Senior column: Allie Hickenbotham

University of Missouri majoring in Journalism

Allie Hickenbotham, copy editor

On the corner of Hawbrook and Sappington Road sits a neighborhood market known as Hanneke’s. About a mile from North Glendale Elementary, it became a tradition to walk there after school with my friends every Friday in fifth grade. We’d all try to walk next to each other in a line to talk, even though some people would be practically in the street or on a neighbor’s lawn. At Hanneke’s, Mini Oreos, Sour Patch Kids and ice cream were my favorites. We always dreaded dealing with the scary white-haired cashier who we thought was mean because she would yell at us for being too loud (as most 10-year-olds are). I remember despising the Mary Queen of Peace students who also went Hanneke’s sometimes. I always thought the boys were annoying and immature and that I was much more mature than them.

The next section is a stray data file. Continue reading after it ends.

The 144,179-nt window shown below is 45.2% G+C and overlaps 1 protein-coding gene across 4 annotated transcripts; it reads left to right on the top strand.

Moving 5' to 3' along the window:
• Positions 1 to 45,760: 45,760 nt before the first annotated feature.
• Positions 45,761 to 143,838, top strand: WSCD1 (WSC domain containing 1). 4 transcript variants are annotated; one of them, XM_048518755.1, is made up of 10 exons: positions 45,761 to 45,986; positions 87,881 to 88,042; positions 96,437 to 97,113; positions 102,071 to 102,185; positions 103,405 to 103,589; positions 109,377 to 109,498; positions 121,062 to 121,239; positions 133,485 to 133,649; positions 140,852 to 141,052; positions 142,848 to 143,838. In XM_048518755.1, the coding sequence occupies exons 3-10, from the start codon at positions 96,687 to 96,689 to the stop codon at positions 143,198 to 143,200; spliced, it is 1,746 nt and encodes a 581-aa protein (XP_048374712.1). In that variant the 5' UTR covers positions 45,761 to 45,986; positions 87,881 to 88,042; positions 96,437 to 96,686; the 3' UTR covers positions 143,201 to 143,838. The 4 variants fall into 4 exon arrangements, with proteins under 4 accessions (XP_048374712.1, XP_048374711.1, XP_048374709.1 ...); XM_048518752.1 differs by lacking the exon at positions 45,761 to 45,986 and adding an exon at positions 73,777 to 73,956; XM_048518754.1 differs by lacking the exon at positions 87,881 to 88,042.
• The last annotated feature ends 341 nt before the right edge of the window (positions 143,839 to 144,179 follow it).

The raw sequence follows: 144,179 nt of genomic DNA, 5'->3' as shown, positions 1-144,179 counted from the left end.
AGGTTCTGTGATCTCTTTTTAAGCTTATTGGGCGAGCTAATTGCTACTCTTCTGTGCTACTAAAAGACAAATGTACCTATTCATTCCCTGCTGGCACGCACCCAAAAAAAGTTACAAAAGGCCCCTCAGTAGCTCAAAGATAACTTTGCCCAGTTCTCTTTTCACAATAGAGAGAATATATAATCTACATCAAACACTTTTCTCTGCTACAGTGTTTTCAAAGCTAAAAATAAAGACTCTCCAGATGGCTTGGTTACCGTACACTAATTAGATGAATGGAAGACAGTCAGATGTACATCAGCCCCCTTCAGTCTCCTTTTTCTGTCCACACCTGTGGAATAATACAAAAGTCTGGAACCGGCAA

Since Hanneke’s was my middle school bus stop, I’d get snacks with my friends and walk home, or if it was Friday we’d go to someone’s house and prank call people or film Video Stars. These three years were when I began meeting up with people for lunch at Hanneke’s on Saturdays, and sometimes my neighbor and I would have sleepovers and wake up early on Saturday mornings just to get donuts there too.

When I got to high school, I went to this corner store a lot less, especially when I started driving, and there weren’t as many people to meet up with there. It took until high school to realize the cashier wasn’t mean at all. She’s actually really sweet, always asks how my day is going and talks about how fast I grew up.

You’re probably wondering what the point of this column is. The point is that Hanneke’s was a big part of my childhood that will always be a special place to me with lots of memories throughout my life. Some of the friends I’d walk with to Hanneke’s in fifth grade, I’m still friends with today. Hanneke’s helped with beginning our friendships. So thank you Hanneke’s, for all the memories… and the food.